Speaking of N64 games where you punched and kicked people, I must also shamefully admit I got really into largely forgotten Konami fighter Deadly Arts. I realize now the game was like, really god-damn terrible, but to this day it’s one of the few non-wrestling fighting games to have a full Create-a-Fighter mode (the only other example I can think of is Soul Calibur 3 and 4). Maybe if the Create-a-Fighter mode was a little deeper and let you create obese, short-shorts wearing, junk kicking dudes the game wouldn’t have got mostly 2s and 3s out of 10 when it came out.
Bebito Jackson: Excite Bike (NES)
Alix Talbot: Monster Rancher for PS. Make monsters using your very own music CD’s. Yay!
Matt Yeager: Neverwinter Nights 2.
Adam Powell: The Mii channel – simple, fun, addictive. anything that can make me look cute has some sort of merit.
Robert Capra: God help me, but Mortal Kombat: Armageddon. You could make some very nice Marvel/DC characters with the editor, as well as a slick He-Man and Skeletor.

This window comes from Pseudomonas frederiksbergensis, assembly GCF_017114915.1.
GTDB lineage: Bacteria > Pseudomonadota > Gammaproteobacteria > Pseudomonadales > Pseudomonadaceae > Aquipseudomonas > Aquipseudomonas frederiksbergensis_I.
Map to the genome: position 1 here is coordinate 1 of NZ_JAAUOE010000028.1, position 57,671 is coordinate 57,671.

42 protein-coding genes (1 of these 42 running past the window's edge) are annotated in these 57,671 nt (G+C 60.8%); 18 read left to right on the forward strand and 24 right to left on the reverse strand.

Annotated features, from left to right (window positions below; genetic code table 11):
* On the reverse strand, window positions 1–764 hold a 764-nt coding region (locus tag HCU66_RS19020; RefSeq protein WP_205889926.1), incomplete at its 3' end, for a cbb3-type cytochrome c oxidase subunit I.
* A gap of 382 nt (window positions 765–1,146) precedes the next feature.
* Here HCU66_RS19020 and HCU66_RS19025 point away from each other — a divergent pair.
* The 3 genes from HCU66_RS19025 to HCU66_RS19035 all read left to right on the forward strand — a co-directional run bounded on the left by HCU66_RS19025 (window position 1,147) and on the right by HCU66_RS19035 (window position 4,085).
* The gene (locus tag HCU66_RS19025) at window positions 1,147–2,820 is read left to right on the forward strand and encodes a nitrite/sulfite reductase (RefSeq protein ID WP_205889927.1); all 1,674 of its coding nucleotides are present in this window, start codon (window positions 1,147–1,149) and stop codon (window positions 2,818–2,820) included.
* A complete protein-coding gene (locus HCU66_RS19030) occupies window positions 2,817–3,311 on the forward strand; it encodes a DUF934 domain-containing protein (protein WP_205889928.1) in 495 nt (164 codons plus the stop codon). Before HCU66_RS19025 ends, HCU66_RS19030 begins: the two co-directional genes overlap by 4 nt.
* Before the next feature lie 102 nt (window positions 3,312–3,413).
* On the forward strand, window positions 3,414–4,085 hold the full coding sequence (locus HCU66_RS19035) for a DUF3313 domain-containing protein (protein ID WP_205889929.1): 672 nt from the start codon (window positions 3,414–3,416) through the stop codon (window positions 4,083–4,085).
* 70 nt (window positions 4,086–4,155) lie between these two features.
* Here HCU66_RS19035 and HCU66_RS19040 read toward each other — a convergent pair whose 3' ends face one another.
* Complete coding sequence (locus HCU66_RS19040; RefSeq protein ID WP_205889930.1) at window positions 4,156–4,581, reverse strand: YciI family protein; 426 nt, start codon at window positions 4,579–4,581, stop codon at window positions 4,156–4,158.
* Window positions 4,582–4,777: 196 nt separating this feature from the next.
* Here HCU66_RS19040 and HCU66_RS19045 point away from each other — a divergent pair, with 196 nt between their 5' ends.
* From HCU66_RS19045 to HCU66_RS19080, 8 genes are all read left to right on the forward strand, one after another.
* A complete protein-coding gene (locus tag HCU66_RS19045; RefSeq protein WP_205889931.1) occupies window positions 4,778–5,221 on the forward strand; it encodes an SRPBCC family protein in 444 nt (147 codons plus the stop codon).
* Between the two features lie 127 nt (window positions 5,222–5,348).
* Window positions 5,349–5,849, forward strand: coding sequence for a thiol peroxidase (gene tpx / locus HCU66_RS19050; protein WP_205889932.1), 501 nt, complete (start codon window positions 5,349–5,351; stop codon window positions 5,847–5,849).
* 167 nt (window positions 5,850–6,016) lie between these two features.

Alex Lucard: Hmmm. For me it’s a toss up. On one hand I think RPG Maker 3 is the best customizable package around, but it takes forever to make anything playable and it eats the very soul of your memory card. That’s one good thing about the PS3 I suppose.
For memory though I’d say Vampire The Masquerade: Redemption. The main game itself wasn’t that great, but the create a world/story/characters editor was awesome and I had a lot of fun playing that with old friends when I was living in Portland, OR. God knows the end result of manmade games was better then Bloodlines.
Aaron Sirois: WWF Attitude (PSX)
It may not have the most options, but I loved how they set up choosing your moves. Every move the game had was given an amount of points it was worth. Finishers like the Tombstone were with 10 points, while a basic punch was worth one. You had a set limit of points you could use, and the idea was to create a well balanced character with attacks in every category. If you were stupid and made all of your attacks finishers, you’d have almost nothing in your repertoire that you could use if your opponent was on the mat or in the corner. Plus, you would have bad striking and aerial attacks. Oh yeah, the points also represented how much damage the moves did, adding another layer of depth when it came to choosing your moves. There’s a reason I created dozens and dozens of wrestlers for that game, but only a handful for future wrestling games.